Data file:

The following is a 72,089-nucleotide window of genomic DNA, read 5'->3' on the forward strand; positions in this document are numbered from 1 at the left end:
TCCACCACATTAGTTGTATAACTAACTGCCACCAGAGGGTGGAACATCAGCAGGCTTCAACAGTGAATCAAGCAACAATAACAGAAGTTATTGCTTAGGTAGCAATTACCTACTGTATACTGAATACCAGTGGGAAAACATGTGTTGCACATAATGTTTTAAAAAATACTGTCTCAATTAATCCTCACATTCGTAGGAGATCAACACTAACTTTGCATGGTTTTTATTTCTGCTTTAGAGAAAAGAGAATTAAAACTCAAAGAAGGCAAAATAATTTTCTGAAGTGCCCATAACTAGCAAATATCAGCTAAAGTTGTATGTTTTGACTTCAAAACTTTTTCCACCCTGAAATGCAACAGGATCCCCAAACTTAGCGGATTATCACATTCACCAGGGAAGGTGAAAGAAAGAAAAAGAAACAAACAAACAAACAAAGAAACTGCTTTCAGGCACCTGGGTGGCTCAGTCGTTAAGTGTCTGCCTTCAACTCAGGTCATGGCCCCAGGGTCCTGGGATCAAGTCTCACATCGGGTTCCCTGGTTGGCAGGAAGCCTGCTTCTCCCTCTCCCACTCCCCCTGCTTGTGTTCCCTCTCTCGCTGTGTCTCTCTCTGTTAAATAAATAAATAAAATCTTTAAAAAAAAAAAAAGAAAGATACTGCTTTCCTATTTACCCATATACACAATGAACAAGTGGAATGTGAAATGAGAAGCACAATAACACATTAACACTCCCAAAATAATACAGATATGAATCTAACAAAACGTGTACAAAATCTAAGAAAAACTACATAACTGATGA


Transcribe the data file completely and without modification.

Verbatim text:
The following is a 72,089-nucleotide window of genomic DNA, read 5'->3' on the forward strand; positions in this document are numbered from 1 at the left end:
TCCACCACATTAGTTGTATAACTAACTGCCACCAGAGGGTGGAACATCAGCAGGCTTCAACAGTGAATCAAGCAACAATAACAGAAGTTATTGCTTAGGTAGCAATTACCTACTGTATACTGAATACCAGTGGGAAAACATGTGTTGCACATAATGTTTTAAAAAATACTGTCTCAATTAATCCTCACATTCGTAGGAGATCAACACTAACTTTGCATGGTTTTTATTTCTGCTTTAGAGAAAAGAGAATTAAAACTCAAAGAAGGCAAAATAATTTTCTGAAGTGCCCATAACTAGCAAATATCAGCTAAAGTTGTATGTTTTGACTTCAAAACTTTTTCCACCCTGAAATGCAACAGGATCCCCAAACTTAGCGGATTATCACATTCACCAGGGAAGGTGAAAGAAAGAAAAAGAAACAAACAAACAAACAAAGAAACTGCTTTCAGGCACCTGGGTGGCTCAGTCGTTAAGTGTCTGCCTTCAACTCAGGTCATGGCCCCAGGGTCCTGGGATCAAGTCTCACATCGGGTTCCCTGGTTGGCAGGAAGCCTGCTTCTCCCTCTCCCACTCCCCCTGCTTGTGTTCCCTCTCTCGCTGTGTCTCTCTCTGTTAAATAAATAAATAAAATCTTTAAAAAAAAAAAAAGAAAGATACTGCTTTCCTATTTACCCATATACACAATGAACAAGTGGAATGTGAAATGAGAAGCACAATAACACATTAACACTCCCAAAATAATACAGATATGAATCTAACAAAACGTGTACAAAATCTAAGAAAAACTACATAACTGATGA